The bill will also create a statewide Internet portal for voters to apply for an absentee ballot. This is particularly important for the September primaries where voters would need to apply to receive an absentee ballot. It will streamline the process and make it more accessible to voters while reducing workload on local officials. Many other states have a similar portal for absentee ballot requests, and Massachusetts already has an online portal for voter registration and for tracking absentee ballots.
Protections for In-Person Voting and Poll Workers
Mail-in balloting will help keep our elections safe and participatory, but voters must still have the option of casting ballots in person. Sometimes voters do not receive their ballots. Sometimes a voter may have spoiled their ballot and need a new one. Voters with disabilities may be unable to mark a paper ballot and need to access the proper, specialized, voting equipment that is available only at polling places.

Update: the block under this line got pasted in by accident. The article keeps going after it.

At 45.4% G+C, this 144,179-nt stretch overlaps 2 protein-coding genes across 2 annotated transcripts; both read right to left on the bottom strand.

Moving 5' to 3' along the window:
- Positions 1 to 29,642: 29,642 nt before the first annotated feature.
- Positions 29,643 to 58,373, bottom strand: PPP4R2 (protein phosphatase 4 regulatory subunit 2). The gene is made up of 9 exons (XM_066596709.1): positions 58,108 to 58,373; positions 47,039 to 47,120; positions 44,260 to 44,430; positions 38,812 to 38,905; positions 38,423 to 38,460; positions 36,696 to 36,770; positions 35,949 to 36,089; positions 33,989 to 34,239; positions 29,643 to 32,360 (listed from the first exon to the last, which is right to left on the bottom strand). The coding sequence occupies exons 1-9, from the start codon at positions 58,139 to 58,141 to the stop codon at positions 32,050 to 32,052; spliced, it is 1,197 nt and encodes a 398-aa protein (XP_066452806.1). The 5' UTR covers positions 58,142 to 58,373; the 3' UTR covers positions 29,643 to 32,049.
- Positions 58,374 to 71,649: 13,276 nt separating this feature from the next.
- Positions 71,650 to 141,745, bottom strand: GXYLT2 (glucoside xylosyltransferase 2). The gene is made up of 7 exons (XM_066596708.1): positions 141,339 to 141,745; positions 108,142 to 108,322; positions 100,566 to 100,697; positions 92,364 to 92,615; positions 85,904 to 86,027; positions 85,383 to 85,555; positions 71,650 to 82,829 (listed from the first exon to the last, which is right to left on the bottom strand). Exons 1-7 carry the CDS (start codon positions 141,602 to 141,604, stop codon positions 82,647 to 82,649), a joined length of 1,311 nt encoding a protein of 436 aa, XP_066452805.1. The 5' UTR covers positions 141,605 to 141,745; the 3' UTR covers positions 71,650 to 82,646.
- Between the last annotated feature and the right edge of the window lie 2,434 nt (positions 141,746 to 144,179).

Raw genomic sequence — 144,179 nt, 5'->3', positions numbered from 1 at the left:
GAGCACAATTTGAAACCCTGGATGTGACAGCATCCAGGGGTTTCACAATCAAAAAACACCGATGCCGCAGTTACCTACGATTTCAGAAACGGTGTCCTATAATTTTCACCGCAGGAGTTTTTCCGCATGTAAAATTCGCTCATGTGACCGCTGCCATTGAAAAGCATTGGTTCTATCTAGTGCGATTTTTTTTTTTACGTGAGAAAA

HD 5075 would enact strong protections to ensure that voters who prefer to vote in person can do so without risking their or the greater public’s health. These protections include expanding early voting hours and the early voting period to two weeks before the primary and three weeks before the general elections, which would reduce the concentration of voters at any one time, removing the check-out table thereby reducing the number of election workers needed at each polling location, and removing the requirement that poll workers be registered local voters, which would make it easier for younger poll workers to serve.